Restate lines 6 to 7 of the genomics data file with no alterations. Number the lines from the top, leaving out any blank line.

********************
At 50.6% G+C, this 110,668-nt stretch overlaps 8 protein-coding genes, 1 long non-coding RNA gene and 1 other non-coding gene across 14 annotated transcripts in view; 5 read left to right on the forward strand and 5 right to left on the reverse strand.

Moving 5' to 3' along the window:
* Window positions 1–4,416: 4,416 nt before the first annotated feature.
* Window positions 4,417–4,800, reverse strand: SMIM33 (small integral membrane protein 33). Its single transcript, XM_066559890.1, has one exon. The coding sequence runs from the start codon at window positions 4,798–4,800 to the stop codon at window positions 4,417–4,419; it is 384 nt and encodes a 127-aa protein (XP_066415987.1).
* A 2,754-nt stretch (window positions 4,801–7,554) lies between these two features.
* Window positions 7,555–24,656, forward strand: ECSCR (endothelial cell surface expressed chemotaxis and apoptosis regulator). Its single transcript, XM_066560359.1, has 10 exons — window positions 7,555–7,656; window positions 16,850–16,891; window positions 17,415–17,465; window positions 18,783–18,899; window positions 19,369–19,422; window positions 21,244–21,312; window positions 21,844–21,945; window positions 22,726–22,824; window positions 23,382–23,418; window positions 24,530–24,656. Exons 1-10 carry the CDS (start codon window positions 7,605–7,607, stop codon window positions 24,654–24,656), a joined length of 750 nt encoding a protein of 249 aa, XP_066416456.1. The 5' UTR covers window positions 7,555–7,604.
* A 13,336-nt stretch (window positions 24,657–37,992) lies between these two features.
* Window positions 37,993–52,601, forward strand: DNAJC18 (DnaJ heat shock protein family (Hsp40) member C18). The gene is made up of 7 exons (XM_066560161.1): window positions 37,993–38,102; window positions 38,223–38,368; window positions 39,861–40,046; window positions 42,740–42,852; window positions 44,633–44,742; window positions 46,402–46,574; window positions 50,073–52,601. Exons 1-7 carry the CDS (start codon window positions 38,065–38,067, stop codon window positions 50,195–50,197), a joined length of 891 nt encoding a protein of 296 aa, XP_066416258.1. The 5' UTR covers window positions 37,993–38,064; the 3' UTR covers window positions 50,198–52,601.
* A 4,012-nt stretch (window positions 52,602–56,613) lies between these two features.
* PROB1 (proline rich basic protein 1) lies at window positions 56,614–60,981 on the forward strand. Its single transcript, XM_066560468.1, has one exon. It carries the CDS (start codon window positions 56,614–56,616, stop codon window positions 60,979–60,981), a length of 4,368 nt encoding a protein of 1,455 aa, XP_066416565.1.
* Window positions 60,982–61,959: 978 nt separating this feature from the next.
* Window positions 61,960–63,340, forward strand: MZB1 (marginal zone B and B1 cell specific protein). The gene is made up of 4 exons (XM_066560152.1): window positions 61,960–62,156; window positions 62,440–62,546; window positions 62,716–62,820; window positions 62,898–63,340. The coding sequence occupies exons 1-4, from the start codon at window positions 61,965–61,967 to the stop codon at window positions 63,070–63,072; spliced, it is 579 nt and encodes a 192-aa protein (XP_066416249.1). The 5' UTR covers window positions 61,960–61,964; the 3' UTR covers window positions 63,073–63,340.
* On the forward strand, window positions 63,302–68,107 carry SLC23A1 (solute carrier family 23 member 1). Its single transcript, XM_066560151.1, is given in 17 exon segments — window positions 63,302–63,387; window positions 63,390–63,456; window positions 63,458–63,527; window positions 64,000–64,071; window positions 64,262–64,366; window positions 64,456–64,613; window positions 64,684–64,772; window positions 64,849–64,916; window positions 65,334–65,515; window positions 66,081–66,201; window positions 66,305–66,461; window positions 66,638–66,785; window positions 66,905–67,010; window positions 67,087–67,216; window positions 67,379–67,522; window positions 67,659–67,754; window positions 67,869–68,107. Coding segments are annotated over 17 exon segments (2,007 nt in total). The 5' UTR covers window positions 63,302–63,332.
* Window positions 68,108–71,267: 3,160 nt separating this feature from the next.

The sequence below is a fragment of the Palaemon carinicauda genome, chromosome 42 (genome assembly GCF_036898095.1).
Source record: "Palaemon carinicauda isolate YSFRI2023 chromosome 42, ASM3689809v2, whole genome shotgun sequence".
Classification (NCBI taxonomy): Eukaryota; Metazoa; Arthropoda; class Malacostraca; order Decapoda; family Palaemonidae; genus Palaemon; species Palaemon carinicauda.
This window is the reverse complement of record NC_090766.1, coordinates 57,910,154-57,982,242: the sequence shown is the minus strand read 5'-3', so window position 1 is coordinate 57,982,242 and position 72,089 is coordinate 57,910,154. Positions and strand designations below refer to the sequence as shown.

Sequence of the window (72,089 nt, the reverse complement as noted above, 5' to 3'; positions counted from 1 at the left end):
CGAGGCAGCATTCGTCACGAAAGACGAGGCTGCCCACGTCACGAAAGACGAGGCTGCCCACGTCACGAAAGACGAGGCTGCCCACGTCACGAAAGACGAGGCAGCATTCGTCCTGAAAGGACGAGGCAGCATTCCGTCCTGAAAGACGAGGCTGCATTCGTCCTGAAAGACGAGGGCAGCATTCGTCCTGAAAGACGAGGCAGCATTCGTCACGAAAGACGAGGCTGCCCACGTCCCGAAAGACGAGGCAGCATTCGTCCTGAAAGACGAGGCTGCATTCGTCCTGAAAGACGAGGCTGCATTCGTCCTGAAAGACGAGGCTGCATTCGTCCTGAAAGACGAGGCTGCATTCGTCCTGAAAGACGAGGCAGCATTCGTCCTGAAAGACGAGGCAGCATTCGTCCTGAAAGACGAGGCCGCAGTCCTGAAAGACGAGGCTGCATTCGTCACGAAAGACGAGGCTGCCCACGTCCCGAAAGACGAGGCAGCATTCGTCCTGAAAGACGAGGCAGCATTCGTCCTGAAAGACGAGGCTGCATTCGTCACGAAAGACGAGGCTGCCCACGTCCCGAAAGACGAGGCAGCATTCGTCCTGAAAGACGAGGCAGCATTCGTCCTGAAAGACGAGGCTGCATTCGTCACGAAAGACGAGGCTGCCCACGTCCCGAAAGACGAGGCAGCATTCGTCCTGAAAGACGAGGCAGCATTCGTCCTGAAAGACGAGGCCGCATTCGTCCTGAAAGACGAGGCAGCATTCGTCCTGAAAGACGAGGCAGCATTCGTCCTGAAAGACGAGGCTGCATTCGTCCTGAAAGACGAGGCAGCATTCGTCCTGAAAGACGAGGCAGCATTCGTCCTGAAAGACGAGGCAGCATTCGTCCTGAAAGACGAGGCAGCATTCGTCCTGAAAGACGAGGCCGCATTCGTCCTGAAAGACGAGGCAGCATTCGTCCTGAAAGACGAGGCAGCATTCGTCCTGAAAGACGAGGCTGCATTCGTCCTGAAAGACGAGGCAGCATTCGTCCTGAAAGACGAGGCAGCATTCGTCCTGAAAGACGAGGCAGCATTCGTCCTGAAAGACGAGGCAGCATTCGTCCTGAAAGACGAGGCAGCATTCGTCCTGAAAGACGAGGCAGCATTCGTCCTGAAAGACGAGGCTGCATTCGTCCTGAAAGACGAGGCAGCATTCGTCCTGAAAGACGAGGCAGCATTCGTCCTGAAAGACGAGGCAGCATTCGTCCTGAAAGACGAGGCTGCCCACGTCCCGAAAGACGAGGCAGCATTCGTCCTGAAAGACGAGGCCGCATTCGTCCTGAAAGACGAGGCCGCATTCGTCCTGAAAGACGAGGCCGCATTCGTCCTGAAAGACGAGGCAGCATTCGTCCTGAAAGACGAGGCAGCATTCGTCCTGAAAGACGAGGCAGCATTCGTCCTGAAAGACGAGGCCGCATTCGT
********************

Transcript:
* Window positions 7,555–24,656, forward strand: ECSCR (endothelial cell surface expressed chemotaxis and apoptosis regulator). Its single transcript, XM_066560359.1, has 10 exons — window positions 7,555–7,656; window positions 16,850–16,891; window positions 17,415–17,465; window positions 18,783–18,899; window positions 19,369–19,422; window positions 21,244–21,312; window positions 21,844–21,945; window positions 22,726–22,824; window positions 23,382–23,418; window positions 24,530–24,656. Exons 1-10 carry the CDS (start codon window positions 7,605–7,607, stop codon window positions 24,654–24,656), a joined length of 750 nt encoding a protein of 249 aa, XP_066416456.1. The 5' UTR covers window positions 7,555–7,604.
* A 13,336-nt stretch (window positions 24,657–37,992) lies between these two features.